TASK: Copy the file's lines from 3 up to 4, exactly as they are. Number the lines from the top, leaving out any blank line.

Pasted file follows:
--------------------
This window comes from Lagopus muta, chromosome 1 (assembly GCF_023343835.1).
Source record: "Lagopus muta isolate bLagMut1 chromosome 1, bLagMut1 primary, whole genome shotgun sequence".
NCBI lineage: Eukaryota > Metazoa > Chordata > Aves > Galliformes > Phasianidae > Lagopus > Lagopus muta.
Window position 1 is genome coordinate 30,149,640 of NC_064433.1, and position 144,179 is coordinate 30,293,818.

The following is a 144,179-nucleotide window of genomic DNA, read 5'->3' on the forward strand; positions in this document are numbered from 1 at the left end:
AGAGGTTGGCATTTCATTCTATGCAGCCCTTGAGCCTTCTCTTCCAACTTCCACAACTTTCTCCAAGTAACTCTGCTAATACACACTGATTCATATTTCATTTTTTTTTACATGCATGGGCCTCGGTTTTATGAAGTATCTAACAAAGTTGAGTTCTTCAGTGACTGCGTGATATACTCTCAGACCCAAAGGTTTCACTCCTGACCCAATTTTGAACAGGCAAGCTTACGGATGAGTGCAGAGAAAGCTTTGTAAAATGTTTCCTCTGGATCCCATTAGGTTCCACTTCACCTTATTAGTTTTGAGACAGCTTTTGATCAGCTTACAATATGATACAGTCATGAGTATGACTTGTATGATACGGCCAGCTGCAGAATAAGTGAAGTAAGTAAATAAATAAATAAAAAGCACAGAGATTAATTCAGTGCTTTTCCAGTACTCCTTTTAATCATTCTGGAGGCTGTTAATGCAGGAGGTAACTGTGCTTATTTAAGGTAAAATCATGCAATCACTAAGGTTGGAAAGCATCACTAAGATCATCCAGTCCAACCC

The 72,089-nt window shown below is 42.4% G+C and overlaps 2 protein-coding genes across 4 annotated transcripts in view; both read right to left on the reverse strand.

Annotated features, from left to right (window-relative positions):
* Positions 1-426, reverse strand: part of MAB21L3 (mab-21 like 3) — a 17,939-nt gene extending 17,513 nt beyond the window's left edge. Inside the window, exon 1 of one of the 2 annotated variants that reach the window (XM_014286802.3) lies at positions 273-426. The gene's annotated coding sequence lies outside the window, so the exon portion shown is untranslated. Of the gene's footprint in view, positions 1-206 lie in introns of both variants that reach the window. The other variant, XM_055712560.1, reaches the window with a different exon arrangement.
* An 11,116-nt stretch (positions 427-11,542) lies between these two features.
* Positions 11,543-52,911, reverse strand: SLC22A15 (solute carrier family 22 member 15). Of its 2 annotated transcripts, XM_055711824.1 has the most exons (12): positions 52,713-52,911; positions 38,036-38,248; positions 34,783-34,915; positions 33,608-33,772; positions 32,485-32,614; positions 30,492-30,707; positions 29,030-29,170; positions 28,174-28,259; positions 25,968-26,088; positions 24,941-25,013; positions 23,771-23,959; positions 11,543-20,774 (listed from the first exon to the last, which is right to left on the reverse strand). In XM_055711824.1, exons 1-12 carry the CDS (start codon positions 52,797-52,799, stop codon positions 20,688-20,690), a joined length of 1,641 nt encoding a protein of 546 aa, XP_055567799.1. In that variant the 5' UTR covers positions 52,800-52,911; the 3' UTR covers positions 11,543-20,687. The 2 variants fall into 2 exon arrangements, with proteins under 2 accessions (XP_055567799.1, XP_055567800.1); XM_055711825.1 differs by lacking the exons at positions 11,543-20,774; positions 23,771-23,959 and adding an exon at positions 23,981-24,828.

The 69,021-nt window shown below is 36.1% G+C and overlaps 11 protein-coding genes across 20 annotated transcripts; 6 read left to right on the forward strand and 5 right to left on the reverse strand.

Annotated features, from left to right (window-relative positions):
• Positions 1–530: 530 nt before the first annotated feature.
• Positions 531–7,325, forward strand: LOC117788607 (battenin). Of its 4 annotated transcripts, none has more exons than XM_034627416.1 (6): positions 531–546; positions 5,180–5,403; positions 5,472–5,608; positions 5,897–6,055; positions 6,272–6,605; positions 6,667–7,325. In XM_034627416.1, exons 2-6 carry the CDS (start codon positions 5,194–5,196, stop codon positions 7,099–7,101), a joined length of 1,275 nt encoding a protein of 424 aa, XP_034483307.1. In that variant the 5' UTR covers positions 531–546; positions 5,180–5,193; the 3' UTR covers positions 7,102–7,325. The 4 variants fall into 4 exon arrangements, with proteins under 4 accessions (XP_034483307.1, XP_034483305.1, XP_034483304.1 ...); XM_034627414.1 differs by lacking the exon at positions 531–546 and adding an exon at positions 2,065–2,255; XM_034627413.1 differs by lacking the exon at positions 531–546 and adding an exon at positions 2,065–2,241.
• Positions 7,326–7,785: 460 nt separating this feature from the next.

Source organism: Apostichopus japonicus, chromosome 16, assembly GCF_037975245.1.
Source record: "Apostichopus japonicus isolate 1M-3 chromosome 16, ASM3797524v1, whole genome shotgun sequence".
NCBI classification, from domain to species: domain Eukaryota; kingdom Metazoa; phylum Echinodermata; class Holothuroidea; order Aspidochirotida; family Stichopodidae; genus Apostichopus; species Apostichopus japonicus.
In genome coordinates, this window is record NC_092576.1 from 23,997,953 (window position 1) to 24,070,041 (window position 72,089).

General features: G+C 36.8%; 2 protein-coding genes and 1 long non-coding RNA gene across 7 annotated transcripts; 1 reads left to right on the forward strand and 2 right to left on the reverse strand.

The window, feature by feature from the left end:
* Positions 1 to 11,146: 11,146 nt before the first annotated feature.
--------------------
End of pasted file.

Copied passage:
NCBI lineage: Eukaryota > Metazoa > Chordata > Aves > Galliformes > Phasianidae > Lagopus > Lagopus muta.
Window position 1 is genome coordinate 30,149,640 of NC_064433.1, and position 144,179 is coordinate 30,293,818.